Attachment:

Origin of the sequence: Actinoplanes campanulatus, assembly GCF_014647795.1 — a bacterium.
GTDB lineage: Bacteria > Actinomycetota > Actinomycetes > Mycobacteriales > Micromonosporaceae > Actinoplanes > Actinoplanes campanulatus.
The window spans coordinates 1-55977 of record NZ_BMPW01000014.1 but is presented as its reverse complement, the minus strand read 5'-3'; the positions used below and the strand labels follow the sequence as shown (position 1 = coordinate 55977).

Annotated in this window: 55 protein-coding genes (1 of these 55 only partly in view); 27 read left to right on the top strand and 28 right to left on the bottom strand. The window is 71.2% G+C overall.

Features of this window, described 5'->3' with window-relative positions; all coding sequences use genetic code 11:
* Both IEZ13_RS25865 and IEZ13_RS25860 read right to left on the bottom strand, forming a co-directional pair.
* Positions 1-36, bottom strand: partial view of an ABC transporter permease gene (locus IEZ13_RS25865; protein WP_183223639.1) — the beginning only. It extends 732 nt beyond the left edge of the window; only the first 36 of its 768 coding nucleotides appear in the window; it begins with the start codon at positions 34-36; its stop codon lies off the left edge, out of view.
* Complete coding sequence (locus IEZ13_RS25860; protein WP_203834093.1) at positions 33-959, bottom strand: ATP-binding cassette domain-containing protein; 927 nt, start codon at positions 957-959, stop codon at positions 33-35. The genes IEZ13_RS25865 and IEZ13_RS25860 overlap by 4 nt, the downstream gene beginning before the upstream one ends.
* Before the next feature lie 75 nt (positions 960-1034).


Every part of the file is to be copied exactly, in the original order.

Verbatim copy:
Origin of the sequence: Actinoplanes campanulatus, assembly GCF_014647795.1 — a bacterium.
GTDB lineage: Bacteria > Actinomycetota > Actinomycetes > Mycobacteriales > Micromonosporaceae > Actinoplanes > Actinoplanes campanulatus.
The window spans coordinates 1-55977 of record NZ_BMPW01000014.1 but is presented as its reverse complement, the minus strand read 5'-3'; the positions used below and the strand labels follow the sequence as shown (position 1 = coordinate 55977).

Annotated in this window: 55 protein-coding genes (1 of these 55 only partly in view); 27 read left to right on the top strand and 28 right to left on the bottom strand. The window is 71.2% G+C overall.

Features of this window, described 5'->3' with window-relative positions; all coding sequences use genetic code 11:
* Both IEZ13_RS25865 and IEZ13_RS25860 read right to left on the bottom strand, forming a co-directional pair.
* Positions 1-36, bottom strand: partial view of an ABC transporter permease gene (locus IEZ13_RS25865; protein WP_183223639.1) — the beginning only. It extends 732 nt beyond the left edge of the window; only the first 36 of its 768 coding nucleotides appear in the window; it begins with the start codon at positions 34-36; its stop codon lies off the left edge, out of view.
* Complete coding sequence (locus IEZ13_RS25860; protein WP_203834093.1) at positions 33-959, bottom strand: ATP-binding cassette domain-containing protein; 927 nt, start codon at positions 957-959, stop codon at positions 33-35. The genes IEZ13_RS25865 and IEZ13_RS25860 overlap by 4 nt, the downstream gene beginning before the upstream one ends.
* Before the next feature lie 75 nt (positions 960-1034).